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Going Rogue, Part 2: Phantom Types

Written by 4SQ ENG on Jan 31, 2011 - Read time: 5 min - Read Later

Slashem is our new spiffy Rogue-like type-safe* DSL for querying Solr. If you are curious about Rogue, we've talked about it in some of our previous blog posts (launch, Going Rogue, Part 2: Phantom Types). Solr is an open source full-text search platform from the Apache Lucene project which we use (not surprisingly) for searching things. Here's a look at how some simple queries look like in slashem:

SolrVenue where (_.default contains “club")
SolrUser where (_.fullname contains “jon")
 boostQuery(_.friend_ids in List(110714,
SolrUser where (_.fullname contains “jon-shea")
SolrVenue where ( eqs “Blue Bottle")

The resulting Solr queries they make are:

/solr/select?q=fullname:(jon)&defType=edismax&start=0&rows=10&bq=friend_ids:(“110714" OR “1048882" OR “2775804" OR “364701" OR “33")
/solr/select?q=fullname:(jon\-shea)&defType=edismax&start=0&rows=10&bq=friend_ids:(“110714" OR “1048882" OR “2775804" OR “364701" OR “33")
/solr/select?q=name:("Blue Bottle")&start=0&rows=10

As you can see Slashem also takes care of any escaping that might be necessary :)
If you want to skip the chit-chat and get right to it, you can check out our github project for slashem at


In the dark ages, before Rogue, all of our queries we're written by manually crafting strings. Sure they were lovingly hand crafted, and some would argue it's not the same with a robot, but there were mistakes, too. A query would come out a little too large, or try and place two separate limits on the same query. Sometimes we would even query against a field that didn't exist. Worst of all, you had to wait until runtime to find out that your precious hand-crafted query just didn't make the cut. The first to modernize was our Mongo queries with the introduction of Rogue, and now with Slashem our Solr queries are now generated by an unfeeling type-safe robot as well.

Much like in Rogue, you start by making a record definition. The types are pretty closely mapped to the ones you will have in your Solr's schema.xml. Here is a version of our Event schema:

And our resulting model looks like:

class SolrEvent extends SolrSchema[SEvent] {
 def meta = SolrEvent
// The default field will result in queries against the default
 // field or if a list of fields to query has been specified to 
 // an edismax query then the query will be run against this.
 object default extends SolrDefaultStringField(this)
// This is a special field to allow for querying of *:*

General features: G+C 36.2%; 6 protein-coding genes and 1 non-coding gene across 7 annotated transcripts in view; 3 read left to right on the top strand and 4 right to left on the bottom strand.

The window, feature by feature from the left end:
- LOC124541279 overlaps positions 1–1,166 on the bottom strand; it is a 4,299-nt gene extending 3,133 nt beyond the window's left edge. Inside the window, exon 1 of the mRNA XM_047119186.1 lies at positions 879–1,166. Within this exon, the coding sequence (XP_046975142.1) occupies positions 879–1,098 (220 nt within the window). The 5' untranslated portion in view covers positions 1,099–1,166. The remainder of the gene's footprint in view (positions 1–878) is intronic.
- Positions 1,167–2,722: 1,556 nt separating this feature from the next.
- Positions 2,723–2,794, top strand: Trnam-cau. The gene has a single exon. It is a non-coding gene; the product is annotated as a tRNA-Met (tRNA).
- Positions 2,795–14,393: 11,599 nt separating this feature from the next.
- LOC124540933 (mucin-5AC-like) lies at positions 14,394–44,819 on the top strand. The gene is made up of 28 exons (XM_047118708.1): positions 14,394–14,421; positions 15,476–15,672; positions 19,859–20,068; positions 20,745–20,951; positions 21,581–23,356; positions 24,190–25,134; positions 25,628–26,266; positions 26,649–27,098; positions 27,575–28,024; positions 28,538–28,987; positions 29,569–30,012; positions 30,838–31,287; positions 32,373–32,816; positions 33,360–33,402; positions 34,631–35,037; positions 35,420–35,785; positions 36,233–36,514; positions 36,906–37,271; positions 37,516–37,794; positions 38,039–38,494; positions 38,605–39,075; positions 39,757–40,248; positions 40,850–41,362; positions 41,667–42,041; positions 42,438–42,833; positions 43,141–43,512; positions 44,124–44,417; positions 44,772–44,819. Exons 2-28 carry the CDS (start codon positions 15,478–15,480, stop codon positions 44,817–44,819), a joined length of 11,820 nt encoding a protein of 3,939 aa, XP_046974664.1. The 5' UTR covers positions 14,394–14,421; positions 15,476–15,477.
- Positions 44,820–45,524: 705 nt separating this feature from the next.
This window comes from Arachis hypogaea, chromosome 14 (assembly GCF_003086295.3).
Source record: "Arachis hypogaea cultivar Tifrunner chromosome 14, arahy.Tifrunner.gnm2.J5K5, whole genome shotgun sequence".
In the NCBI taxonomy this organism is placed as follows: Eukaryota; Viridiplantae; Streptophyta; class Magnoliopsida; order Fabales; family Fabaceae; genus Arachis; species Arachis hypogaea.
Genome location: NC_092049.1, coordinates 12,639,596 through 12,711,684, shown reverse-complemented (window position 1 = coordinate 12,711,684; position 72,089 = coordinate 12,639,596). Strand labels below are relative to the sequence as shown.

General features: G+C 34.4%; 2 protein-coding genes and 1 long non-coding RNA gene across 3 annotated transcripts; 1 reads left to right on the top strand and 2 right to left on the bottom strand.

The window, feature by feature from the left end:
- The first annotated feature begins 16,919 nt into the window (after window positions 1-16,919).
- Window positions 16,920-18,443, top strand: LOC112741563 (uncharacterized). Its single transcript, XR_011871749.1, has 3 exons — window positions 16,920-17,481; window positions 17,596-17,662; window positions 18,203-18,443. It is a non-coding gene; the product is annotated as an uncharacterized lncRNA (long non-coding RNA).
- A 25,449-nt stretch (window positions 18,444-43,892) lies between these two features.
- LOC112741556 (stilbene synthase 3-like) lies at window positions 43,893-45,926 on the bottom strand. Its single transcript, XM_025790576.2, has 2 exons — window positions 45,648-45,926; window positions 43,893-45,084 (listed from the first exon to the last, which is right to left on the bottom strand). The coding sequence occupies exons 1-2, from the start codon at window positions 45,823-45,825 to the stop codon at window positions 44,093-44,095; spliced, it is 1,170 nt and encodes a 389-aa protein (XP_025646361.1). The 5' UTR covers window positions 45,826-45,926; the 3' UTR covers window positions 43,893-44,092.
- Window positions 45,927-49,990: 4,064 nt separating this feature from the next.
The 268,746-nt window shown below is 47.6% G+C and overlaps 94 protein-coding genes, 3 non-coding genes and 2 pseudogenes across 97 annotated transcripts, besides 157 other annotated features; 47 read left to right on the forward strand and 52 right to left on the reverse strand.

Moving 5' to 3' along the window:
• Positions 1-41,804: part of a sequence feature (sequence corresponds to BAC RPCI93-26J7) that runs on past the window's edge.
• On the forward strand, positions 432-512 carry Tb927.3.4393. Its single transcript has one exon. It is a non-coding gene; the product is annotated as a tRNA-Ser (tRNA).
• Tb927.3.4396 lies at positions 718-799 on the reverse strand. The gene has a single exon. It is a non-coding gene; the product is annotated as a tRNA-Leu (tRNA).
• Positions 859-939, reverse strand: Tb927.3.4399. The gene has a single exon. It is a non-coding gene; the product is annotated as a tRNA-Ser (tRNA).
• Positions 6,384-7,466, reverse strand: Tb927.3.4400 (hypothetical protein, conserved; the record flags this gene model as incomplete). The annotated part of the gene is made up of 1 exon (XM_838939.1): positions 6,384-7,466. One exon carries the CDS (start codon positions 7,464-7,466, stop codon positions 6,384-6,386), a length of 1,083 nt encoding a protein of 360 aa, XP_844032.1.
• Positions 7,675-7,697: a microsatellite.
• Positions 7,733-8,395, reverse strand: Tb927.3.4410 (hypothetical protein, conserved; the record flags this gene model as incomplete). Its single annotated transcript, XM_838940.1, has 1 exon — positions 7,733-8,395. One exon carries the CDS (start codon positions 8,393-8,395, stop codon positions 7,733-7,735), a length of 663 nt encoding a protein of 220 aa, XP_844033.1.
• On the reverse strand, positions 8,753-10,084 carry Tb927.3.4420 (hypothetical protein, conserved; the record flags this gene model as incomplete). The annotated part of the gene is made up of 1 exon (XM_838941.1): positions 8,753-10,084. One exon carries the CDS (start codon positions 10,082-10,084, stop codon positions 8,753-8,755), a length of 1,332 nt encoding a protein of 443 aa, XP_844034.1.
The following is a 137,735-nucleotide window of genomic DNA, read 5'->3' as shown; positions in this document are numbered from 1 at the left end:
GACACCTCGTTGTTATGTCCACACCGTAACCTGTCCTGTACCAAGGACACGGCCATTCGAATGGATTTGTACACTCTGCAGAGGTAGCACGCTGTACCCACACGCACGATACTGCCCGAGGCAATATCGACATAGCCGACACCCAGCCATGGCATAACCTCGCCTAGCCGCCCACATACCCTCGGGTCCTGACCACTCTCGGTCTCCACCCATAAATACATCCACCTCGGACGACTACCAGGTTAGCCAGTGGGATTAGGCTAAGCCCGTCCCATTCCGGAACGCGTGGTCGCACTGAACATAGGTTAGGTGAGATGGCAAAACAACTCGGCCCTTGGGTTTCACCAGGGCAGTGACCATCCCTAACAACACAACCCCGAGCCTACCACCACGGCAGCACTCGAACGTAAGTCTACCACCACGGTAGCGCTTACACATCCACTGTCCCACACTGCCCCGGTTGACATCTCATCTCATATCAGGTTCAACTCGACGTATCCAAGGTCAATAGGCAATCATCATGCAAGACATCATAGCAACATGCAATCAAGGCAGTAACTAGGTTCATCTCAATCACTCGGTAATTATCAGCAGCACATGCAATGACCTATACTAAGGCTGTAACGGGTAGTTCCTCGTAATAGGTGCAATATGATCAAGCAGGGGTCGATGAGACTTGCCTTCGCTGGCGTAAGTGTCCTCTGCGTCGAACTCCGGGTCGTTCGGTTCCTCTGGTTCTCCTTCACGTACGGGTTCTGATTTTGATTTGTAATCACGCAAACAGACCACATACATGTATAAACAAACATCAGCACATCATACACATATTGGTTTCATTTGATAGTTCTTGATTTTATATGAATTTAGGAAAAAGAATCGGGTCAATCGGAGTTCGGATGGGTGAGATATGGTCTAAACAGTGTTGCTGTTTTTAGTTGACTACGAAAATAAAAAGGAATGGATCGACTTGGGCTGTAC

object metall extends SolrStringField(this) {
 override def name="*"
 object id extends SolrObjectIdField(this)
 object venueid extends SolrObjectIdField(this)
 object lat extends SolrDoubleField(this)
 object lng extends SolrDoubleField(this)
 object name extends SolrStringField(this)
 object tags extends SolrStringField(this)
 object start_time extends SolrDateTimeField(this)
 object expires_time extends SolrDateTimeField(this)
 object geo_s2_cell_ids extends SolrGeoField(this)

A simple query for all events containing “dj hixxy" would be:

SolrEvent where ( contains “dj hixxy")

We might also care about all of the events at a given venue:

SolrEvent where (_.venueid eqs
new ObjectId(“4dc5bc4845dd2645527930a9"))

We could follow up with a query for all events between two dates:

SolrEvent where (_.start_time inRange(startTime,endTime))

Another important part of slashem, in addition to writing queries, is that the type checker verifies that queries are sensible. For example we can see that it refuses to perform a date range search on the name field:

SolrEventTest where ( inRange(startTime,endTime))

results in:

error: type mismatch;
found : org.joda.time.DateTime
required: String

Which helps keep us from accidentally writing bad queries :)

And while doing a geo filter query on the geo_s2_cell_ids field compiles:

SolrEventTest where (_.default contains “DJ Hixxy")
 filter(_.geo_s2_cell_ids inRadius(geoLat,

Trying to run it against the tags field does not compile. Yay for the compiler :)

Specifying return fields

While the above queries have been lovely, some people actually want return data from their queries (crazy!). You can specify the fields to fetch with a simple fetchField like so:

SolrEvent where (_.default contains “pirates") fetchField(

Executing Queries

Executing your queries is simple. For a blocking request, simply take the query and then call fetch() on it. The query is then executed against one of your Solrs (most likely, you only have one, but thanks to finagle we support multiple backends). We also provide a fetchBatch method, which takes a function and applies it over the Solr results in a given batch size. If you want to perform a non-blocking request and get a future back, you can call .fetchFuture() (thanks again to finagle for making this easy :)).

The return type is a generic SearchResults. The general information (like # of results) is in the responseHeader. From the response, you can extract your actual resutling documents in a few ways.

  1. The most sane way is to call .results on the response, yielding a list of instances of your schema class.
  2. If you just want a list of object ids which are named “id" then you can call .oids. This option exists mostly because it was an frequent important code path for us.
  3. If you don't want any of the record stuff getting in your way for some reason, you can call .docs and get an array of HashMap's of [String,Any]. I don't recommend this.

Contributions (code, comments, docs) always welcome!

- @holdenkarau, @jliszka, @jonshea, @kabragovind


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